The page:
Introductory Seminars for First-Year Students

The Science of Diverse Communities

SOC 179N

This seminar is an exploration. Most generally, its aim is to identify distinguishing features of good diverse communities and articulate them well enough to offer principles or guidelines for how to design and manage such communities—all with a particular focus on educational communities such as schools, universities, academic disciplines, etc., but with the hope that such principles might generalize to other kinds of organizations and the broader society. The readings range from those on the origins of human communities and social identities to those on intergroup trust building. They also aim to embed our discussions in the major "diversity" issues of the day; for example, what’s in the news about campus life. Thus the course has a practical purpose: to develop testable ideas for improving the comfort level, fairness and goodness-for-all of "identity" diverse communities—especially in educational settings.

The course also has a basic science purpose: to explore the psychological significance of community. Is there a psychological need for community? Is there something about a need for community that can’t be reduced to other needs—for example, for a gender, racial, or sexual-orientation identity? How strong is the need for community—against other needs? What kinds of human grouping can satisfy it? In meeting this need, can membership in one community substitute for membership in others? What do people need from communities in order to thrive in them? Do strong diverse communities dampen intergroup biases? Can strong community loyalty mitigate identity tensions within communities? And so on. Such questions, the hope is, will help us develop a more systematic understanding of the challenges and opportunities inherent in diverse human communities.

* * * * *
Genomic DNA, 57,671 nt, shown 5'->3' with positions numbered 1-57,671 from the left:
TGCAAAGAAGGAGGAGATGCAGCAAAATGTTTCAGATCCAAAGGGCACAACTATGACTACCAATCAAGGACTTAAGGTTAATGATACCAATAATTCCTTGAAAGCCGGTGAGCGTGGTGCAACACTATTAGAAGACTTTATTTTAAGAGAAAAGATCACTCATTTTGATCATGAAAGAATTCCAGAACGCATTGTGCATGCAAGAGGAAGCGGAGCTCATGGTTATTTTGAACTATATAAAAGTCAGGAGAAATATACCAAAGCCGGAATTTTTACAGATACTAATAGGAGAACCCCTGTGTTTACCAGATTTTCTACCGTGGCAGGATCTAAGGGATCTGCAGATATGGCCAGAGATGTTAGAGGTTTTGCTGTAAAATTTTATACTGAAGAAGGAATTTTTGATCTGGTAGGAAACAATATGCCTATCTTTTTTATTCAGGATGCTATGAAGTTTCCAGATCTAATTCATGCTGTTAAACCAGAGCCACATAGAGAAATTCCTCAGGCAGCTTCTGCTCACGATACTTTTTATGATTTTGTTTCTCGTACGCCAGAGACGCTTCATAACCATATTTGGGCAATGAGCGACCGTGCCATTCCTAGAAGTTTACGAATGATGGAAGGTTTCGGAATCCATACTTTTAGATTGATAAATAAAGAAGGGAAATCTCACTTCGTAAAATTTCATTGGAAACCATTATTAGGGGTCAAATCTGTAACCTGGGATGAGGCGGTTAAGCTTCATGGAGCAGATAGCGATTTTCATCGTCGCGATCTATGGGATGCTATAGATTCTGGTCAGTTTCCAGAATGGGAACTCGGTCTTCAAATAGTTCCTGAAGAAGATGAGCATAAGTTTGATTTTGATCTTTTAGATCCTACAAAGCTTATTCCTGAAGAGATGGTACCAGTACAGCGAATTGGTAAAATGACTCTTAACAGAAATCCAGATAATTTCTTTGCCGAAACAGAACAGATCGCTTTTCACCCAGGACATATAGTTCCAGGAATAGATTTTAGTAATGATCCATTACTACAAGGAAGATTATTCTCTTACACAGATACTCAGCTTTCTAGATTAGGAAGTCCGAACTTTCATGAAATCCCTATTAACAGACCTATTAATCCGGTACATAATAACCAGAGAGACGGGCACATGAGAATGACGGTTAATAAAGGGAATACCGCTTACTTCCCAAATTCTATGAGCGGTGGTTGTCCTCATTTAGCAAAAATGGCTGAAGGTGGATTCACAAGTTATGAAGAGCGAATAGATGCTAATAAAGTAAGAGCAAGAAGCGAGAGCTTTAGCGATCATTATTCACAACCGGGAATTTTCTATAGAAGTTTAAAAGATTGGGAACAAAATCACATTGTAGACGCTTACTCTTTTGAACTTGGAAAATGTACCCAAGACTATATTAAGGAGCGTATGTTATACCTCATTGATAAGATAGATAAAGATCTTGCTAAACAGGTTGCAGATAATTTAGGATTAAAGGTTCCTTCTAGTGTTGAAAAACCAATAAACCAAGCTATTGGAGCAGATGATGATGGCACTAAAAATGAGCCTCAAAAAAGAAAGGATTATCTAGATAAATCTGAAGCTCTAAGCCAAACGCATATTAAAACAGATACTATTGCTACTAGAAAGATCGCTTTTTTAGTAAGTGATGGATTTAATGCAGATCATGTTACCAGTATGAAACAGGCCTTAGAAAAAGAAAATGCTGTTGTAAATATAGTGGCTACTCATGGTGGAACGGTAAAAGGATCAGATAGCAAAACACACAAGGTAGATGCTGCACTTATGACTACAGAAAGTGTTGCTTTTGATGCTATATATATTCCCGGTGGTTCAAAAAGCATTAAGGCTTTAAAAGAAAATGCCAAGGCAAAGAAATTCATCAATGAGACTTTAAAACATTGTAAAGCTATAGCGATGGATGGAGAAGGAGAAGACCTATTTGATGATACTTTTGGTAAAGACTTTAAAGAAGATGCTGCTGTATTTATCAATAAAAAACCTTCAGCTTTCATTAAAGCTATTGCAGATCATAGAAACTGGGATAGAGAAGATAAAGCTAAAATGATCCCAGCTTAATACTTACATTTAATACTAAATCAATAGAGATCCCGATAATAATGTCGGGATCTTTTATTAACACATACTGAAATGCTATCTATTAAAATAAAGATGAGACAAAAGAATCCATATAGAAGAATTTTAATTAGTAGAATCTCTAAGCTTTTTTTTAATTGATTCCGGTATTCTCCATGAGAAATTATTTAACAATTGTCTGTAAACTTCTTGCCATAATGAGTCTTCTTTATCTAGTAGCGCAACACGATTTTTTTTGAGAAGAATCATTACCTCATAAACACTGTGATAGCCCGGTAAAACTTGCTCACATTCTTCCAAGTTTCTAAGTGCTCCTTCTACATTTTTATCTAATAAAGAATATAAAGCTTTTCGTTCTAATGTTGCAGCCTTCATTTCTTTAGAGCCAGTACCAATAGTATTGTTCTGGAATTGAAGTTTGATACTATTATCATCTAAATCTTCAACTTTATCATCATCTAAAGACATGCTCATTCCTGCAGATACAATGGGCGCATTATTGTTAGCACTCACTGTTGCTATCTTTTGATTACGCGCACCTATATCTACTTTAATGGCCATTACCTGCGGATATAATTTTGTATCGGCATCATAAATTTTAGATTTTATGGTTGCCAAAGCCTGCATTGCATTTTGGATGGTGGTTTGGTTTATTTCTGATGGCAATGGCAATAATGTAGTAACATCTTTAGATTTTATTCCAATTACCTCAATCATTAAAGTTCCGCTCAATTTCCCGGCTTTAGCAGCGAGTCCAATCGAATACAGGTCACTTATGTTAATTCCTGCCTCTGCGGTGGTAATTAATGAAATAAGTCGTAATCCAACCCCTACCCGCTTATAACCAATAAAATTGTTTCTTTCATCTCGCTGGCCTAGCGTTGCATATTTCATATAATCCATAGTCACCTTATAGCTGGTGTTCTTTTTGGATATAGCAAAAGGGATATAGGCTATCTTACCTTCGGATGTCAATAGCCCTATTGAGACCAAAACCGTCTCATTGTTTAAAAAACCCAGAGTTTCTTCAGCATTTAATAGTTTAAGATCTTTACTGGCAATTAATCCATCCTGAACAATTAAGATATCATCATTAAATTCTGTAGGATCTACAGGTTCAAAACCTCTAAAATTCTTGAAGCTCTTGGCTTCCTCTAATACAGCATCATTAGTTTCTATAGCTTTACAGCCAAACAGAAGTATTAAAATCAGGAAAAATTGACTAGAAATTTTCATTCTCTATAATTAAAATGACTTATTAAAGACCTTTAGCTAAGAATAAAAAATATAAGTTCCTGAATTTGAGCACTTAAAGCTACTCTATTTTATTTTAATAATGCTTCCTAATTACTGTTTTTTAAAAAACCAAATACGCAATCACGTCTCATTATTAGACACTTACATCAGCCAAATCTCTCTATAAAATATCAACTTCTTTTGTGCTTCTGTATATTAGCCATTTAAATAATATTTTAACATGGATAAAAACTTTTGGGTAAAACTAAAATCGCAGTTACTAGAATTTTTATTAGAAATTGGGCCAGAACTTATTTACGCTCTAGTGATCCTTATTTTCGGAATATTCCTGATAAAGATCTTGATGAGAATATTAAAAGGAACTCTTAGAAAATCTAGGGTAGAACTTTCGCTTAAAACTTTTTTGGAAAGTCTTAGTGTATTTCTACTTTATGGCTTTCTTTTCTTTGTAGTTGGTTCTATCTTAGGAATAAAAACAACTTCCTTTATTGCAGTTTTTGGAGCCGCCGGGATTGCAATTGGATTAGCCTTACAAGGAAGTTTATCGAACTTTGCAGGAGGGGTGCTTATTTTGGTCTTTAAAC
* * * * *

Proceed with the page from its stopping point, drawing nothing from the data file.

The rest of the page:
Meet the Instructor(s)

Claude Steele

“How would you design a school, university or workplace so that people of different social identities—races, sexes, religions, sexual orientations, ages, social classes, etc.—would feel comfortable there together, like they were roughly on equal footing, like they could thrive there? Do psychology, the social sciences, and the humanities offer insights about how to do this? As a psychologist I have long researched the nature of social identities. (Stereotype threat is a concept that comes from this research.) This course is an invitation to join me in taking that work a step further by exploring how our society can benefit from our differences—enriching ourselves and our society—rather than suffering from them. The readings and discussions will address issues as close at hand as campus life and politics, and as large as the impact of inequality on our democracy and the quality of our institutions—all with an eye to how we can better things.”

Claude M. Steele is recognized as a leader in the field of social psychology. His book, Whistling Vivaldi and Other Clues to How Stereotypes Affect Us, examines his theory of stereotype threat, which has been the focus of much of his research and the basis of many practical applications in education. Steele was educated at Hiram College and at Ohio State University, where he received his PhD in psychology. Professor Steele has served as provost at both Columbia University and UC Berkeley. After spending a substantial part of his career teaching at Stanford, he now holds an emeritus role as the Lucie Stern Professor in the Social Sciences, Emeritus and I. James Quillen Endowed Dean for the Graduate School of Education, Emeritus.